[This paper is a commentary on An Elder-Friendly Hospital: Translating a Dream into Reality by Belinda Parke and Penny Brand.]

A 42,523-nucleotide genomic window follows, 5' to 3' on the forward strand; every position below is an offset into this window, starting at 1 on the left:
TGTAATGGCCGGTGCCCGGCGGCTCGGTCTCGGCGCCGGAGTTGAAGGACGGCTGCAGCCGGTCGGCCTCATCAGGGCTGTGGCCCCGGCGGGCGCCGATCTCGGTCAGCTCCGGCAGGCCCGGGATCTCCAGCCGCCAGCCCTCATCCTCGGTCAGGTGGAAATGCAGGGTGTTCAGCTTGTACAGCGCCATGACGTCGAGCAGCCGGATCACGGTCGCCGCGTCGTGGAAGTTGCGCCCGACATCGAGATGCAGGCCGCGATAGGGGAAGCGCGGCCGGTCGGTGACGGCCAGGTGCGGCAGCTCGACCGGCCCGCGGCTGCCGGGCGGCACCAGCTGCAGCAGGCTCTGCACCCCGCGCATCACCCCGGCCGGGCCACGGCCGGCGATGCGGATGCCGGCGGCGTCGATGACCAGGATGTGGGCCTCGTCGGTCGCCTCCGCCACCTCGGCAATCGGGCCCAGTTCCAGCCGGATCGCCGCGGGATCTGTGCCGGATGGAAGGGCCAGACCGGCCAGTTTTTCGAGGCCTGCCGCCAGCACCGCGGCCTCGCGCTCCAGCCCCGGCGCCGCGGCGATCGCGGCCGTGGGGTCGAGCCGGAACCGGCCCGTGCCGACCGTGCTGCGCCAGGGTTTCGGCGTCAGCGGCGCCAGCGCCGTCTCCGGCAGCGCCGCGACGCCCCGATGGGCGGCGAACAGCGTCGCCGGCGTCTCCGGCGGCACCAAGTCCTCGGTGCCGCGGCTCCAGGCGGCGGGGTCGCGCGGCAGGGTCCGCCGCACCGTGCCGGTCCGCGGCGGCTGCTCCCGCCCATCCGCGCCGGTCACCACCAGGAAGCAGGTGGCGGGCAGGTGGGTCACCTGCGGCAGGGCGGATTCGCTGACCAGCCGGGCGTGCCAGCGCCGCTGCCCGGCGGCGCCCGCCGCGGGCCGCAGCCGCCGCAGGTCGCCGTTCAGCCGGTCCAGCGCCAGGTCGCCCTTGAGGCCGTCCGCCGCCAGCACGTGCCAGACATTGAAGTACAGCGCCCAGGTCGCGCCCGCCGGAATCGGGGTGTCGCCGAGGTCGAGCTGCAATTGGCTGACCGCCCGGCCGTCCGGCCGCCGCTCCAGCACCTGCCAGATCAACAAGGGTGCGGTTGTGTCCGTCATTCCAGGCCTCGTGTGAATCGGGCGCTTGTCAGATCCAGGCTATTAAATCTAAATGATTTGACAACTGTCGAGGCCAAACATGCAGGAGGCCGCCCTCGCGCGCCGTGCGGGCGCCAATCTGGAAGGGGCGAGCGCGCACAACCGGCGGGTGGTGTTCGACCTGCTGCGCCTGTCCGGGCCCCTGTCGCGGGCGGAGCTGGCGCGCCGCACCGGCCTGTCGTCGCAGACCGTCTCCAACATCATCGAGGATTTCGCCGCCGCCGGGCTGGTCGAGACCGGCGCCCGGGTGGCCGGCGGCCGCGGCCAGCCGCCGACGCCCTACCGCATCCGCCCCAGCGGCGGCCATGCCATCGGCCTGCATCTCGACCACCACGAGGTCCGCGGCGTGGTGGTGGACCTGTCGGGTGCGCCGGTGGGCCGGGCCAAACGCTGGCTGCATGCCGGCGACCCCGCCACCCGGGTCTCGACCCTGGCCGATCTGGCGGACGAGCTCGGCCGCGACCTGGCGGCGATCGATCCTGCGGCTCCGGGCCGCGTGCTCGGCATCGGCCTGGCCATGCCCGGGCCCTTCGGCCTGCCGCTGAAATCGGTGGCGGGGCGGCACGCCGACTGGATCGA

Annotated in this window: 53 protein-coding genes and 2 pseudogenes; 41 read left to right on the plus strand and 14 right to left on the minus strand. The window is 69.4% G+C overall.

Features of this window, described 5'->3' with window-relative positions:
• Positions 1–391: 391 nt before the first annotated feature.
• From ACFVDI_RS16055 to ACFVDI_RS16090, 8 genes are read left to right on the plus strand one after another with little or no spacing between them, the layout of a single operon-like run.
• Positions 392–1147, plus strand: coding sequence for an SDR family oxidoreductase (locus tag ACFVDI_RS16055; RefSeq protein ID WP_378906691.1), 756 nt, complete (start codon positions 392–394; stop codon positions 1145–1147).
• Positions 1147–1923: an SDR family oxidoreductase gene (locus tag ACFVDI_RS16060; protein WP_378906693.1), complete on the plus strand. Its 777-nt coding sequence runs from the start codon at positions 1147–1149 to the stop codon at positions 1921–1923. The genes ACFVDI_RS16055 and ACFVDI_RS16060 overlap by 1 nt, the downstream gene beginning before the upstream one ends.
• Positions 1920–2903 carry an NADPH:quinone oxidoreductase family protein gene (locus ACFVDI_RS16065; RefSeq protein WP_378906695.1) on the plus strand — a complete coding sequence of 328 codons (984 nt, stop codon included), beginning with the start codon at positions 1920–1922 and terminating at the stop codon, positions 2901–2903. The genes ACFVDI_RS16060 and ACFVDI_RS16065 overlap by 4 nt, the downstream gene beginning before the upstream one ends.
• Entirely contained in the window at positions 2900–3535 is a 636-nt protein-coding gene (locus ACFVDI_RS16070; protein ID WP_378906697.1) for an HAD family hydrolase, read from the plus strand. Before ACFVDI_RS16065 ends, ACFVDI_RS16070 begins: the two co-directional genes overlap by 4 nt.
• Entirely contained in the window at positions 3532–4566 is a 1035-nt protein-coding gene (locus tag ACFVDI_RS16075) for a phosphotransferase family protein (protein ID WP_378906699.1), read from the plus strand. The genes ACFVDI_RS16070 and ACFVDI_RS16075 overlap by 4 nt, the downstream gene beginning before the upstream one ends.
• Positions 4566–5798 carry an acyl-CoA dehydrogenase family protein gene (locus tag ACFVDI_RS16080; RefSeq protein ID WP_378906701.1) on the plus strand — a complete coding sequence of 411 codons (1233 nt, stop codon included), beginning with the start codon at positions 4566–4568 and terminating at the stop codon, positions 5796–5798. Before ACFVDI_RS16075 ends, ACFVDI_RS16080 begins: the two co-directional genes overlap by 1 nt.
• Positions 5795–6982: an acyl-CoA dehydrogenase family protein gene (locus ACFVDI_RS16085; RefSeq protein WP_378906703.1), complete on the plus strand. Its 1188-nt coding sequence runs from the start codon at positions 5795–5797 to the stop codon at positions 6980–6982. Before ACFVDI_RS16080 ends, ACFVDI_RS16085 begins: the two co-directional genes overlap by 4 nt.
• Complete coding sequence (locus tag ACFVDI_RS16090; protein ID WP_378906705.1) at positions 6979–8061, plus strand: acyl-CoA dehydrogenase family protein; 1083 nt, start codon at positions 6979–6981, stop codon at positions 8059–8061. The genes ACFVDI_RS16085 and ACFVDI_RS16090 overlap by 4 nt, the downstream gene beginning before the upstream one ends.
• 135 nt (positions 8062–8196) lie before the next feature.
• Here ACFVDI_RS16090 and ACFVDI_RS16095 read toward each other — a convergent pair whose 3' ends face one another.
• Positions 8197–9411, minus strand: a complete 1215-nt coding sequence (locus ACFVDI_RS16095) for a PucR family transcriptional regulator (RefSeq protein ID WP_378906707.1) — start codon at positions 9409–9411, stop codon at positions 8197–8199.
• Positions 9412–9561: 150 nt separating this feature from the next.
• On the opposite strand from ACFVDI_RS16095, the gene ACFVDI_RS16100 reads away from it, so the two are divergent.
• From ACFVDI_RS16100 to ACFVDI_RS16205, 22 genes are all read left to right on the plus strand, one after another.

From Plato in classical times to the modern medicine of today, clients and their caregivers have described more healing in clients and greater satisfaction in caregivers when client-centred care is the focus of both (Daly 1993). The innovative interdisciplinary approach in creating an elder-friendly hospital (EFH) described in Parke and Brand's paper not only places the elderly client in the centre of care, but calls us to think gerontologically as clinicians and hospital administrators. Perhaps a radical concept to many professionals in acute care, this attitude needs to become embedded as a moral imperative for all healthcare organizations caring for elder persons today. To think gerontologically, as Parke and Brand have noted, calls for new questions to be asked, along with a new approach to hospital care, which can transpire only with a shift in philosophy, and ultimately a shift in healthcare culture. This proactive program addresses the salient issues in the elderly from a number of perspectives - including honouring the voices of the elder clients themselves as well as the broader community of stakeholders external to the organization.